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J Neuroimaging. 2015 Jan-Feb;25(1):92-6. doi: 10.1111/jon.12090. Epub 2014 Feb 26.

No signs of intracranial arterial vasoconstriction in transient global amnesia.

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  • 1Department of Neurological Sciences, University of Padua School of Medicine, Padua-Italy.



The current theories to explain the pathophysiology of transient global amnesia (TGA) involve epilepsy, migraine, and hippocampal ischemia which might be determined by venous congestion or arterial vasoconstriction triggered by Valsalva-associated maneuvers in susceptible individuals.


Seventy-five TGA patients [mean age 60.3 ± 8.0 years, 44 (59%) females] and 75 age- and gender-matched controls were enrolled into a case-control study and underwent extracranial and transcranial arterial echo-color Doppler sonography.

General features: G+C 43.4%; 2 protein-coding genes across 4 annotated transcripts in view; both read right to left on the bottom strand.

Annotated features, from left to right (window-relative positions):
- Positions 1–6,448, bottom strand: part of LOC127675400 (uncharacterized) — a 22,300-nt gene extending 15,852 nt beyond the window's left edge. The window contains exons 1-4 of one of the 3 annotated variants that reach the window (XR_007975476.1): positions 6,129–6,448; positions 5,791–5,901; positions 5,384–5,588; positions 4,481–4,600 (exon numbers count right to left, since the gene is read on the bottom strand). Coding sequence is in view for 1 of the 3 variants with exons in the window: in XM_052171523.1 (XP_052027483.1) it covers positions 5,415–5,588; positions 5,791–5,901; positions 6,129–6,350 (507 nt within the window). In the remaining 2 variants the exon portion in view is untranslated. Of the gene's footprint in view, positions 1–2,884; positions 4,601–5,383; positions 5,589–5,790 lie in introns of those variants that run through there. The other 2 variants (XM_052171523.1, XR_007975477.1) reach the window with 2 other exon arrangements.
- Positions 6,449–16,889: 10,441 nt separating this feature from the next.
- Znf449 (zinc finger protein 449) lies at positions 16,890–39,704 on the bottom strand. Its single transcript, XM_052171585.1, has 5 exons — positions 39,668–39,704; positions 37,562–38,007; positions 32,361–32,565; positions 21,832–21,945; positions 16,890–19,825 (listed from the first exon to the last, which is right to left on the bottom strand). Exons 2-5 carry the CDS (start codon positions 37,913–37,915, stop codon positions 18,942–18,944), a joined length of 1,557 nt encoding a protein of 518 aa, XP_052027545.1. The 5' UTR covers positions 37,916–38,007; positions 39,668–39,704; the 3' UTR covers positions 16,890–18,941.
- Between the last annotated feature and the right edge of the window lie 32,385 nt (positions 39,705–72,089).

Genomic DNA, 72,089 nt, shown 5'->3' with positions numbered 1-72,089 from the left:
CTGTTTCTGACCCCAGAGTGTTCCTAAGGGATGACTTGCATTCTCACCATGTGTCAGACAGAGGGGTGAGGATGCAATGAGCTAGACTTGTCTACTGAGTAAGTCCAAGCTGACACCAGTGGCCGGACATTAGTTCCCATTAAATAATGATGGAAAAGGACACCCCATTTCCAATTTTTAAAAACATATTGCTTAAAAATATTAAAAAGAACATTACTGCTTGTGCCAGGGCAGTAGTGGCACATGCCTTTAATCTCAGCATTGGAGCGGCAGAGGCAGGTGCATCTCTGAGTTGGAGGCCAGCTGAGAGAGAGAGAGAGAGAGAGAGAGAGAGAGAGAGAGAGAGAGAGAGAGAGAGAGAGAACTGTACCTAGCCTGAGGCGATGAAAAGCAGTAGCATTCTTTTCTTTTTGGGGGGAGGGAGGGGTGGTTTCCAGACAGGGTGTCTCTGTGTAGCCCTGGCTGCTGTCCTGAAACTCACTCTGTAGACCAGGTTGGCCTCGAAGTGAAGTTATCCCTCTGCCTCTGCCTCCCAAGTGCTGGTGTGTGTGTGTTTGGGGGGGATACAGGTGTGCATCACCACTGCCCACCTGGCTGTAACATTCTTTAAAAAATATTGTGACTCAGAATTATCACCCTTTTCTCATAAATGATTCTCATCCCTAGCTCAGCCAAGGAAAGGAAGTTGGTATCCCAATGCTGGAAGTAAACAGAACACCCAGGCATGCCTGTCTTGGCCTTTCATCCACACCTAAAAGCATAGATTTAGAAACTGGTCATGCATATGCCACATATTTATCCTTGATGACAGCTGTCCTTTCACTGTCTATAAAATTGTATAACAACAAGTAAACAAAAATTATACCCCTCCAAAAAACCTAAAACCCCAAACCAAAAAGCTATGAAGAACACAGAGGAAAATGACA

Intracranial arterial obstructions of the posterior circulation were neither observed in TGA patients nor in controls. There was no significant difference between the two groups with regard to intima-media thickness of the common carotids (.73 ± .07 vs. .72 ± .06), cervical vessel atherosclerosis (13% vs. 15%), >50% intracranial stenosis of the anterior circulation arteries (3% vs. 3%), resistance index values of the vertebral arteries at rest and during Valsalva maneuver (.69 ± .08 vs. .67 ± .09) and pulsatility index values of the major intracranial arteries at rest and during Valsalva maneuver. No difference in all study items was found between patients assessed during or soon after the TGA episode.


Extra-intracranial atherosclerosis does not play a pathogenic role in TGA and no supporting evidence for the arterial vasoconstriction hypothesis of TGA emerged from this study.

Copyright © 2014 by the American Society of Neuroimaging.


Arteries; transient global amnesia; ultrasound

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